That said, where the MC12 had an undeniably strong visual presence, I am personally unconvinced by the MC20. Perhaps it’s the colour combination or the wheels or the specific way this car was photographed, but it just fails to deliver that certain sense of awe it needed to convey. It might be a different story in person, however.
We’ve been hearing rumbles about a new mid-engine Maserati since late 2018 and there was cause to be excited even back then. Disparate reports emerged of a fully carbon-fibre tub and a 3.0-litre V6 twin-turbocharged engine. Immediately my cynical side assumed it to be a repurposed version of Alfa Romeo’s 2.9-litre V6 bi-turbo in the Giulia and Stelvio Quadrifoglio.
Not so, says the company, insisting that the six-cylinder making its debut in the MC20 has been entirely developed in-house in Modena, Italy. Dubbed the Nettuno (Neptune), the unit develops a massive 621hp and 730Nm of torque, giving the rather compact supercar some serious performance chops right off the bat.
While we’re already quite used to turbocharged engines, and despite automaker’s inevitable migration to it, let’s have a moment of silence for the orchestral naturally aspirated Maserati V8s we’ve lost. For all the zings I’ve hurled at the GranTurismo and GranCabrio, the burbled snarl and enraged wail of its F136 was beyond criticism.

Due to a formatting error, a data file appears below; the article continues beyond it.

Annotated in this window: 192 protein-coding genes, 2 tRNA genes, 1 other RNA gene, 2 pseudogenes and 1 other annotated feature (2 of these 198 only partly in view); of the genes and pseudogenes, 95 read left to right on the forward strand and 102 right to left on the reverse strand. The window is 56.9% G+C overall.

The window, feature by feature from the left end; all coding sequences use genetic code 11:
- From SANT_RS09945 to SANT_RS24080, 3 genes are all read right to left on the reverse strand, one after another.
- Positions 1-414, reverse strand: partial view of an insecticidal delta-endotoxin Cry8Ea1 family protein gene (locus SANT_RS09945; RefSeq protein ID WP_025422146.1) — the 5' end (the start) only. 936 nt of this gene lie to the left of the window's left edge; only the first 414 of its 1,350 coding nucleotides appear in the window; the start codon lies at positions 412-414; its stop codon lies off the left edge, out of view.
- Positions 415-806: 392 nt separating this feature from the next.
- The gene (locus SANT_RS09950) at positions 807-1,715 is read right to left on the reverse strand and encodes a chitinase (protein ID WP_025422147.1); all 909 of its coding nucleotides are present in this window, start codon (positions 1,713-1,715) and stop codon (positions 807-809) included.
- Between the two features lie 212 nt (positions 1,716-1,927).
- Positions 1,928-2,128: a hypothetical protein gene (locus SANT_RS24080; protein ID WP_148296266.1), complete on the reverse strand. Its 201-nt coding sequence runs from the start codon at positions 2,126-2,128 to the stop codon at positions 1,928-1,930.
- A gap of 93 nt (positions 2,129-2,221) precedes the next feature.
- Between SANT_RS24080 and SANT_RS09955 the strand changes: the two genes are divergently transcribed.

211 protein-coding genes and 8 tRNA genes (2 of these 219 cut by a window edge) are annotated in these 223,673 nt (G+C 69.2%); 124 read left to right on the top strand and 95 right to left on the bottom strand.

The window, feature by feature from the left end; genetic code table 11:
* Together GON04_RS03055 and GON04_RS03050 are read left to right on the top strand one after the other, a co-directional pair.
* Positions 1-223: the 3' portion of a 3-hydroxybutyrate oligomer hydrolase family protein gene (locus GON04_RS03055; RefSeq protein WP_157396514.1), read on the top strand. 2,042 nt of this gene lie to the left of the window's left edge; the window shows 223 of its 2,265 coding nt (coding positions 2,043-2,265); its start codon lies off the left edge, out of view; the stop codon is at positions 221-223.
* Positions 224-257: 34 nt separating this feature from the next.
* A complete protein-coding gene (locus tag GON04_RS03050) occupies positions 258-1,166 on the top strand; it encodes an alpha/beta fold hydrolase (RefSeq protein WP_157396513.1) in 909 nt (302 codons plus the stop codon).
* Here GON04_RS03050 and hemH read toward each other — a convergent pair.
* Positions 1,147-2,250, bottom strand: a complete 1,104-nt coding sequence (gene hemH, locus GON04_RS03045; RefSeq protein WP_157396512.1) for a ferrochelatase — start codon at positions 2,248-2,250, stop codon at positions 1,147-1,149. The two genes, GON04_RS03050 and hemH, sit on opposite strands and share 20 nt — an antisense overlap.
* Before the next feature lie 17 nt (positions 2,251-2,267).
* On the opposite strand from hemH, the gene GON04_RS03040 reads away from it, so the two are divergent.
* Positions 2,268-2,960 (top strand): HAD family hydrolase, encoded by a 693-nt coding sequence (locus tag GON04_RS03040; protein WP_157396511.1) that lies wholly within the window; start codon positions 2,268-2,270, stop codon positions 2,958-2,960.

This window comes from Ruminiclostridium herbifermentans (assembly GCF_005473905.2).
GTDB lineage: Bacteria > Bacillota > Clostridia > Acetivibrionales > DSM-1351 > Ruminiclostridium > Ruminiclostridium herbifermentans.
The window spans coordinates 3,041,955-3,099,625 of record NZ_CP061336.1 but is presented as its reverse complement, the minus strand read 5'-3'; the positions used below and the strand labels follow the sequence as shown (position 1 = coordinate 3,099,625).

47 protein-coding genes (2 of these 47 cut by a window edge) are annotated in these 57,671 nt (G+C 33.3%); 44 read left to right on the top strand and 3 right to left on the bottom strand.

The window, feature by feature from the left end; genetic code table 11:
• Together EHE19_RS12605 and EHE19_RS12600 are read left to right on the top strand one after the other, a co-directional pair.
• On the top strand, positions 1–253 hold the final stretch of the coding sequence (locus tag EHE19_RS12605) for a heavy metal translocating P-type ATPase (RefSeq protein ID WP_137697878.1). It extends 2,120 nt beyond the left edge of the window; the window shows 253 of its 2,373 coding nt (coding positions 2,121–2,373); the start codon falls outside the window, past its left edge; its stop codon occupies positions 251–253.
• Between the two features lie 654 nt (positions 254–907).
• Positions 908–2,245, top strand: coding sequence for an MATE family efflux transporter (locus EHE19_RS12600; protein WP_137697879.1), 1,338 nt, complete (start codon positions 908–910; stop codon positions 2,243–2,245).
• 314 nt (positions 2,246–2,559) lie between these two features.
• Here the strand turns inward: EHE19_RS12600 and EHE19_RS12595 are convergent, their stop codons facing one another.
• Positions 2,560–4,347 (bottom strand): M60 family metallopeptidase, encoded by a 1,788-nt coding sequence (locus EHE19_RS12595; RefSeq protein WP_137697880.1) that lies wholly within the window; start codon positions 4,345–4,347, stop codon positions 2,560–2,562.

The engine is mated to an 8-speed dual-clutch transmission that delivers drive to the rear wheels with a mechanical limited slip differential in between as standard. Tipping the scales below 1,500kg thanks to that aforementioned carbon core structure and (mostly) aluminium body, the MC20 has an incredible power to weight ratio that enables a claimed 0-100km/h sprint time of just 2.9 seconds.
All signs point to the MC20 being extremely agile with all-round double wishbone suspension and all-wheel steering, but we won’t have much grasp of exactly how it stacks up against other cars until we see it in action. Intriguingly, in addition to a convertible variant, Maserati also says a fully electric version is coming in 2022.
The strict two-seater cabin is accessed through a pair of butterfly-hinged doors - something wholly new to the brand’s cars. Once inside, it’s clear that Maserati has sought to remove any unnecessary ornamentation or distraction that might impede the driving experience.
In place of a traditional gauge cluster we find a 10-inch LCD to accompany the identically sized infotainment display, surrounded by generous amounts of Alcantara and exposed carbon fibre weave. Clearly, the MC20 isn’t the last word in creature comfort, and it’s refreshing to see Maserati commit so fully to a no compromise super sports car.
Though the car has made its official premiere, albeit digitally over livestream, full production isn’t due to start until the end of the year with Maserati keenly accepting orders in the meantime. Deliveries are expected to start in early 2021, and we’ll keep you updated on its eventual debut in Malaysia.
There's just something about cars. It's a conveyance, it's a liability, it's a tool; but it can also be a source of joy, pride, inspiration and passion. It's much like clothes versus fashion. And like the latter, the pursuit of perfection never ends.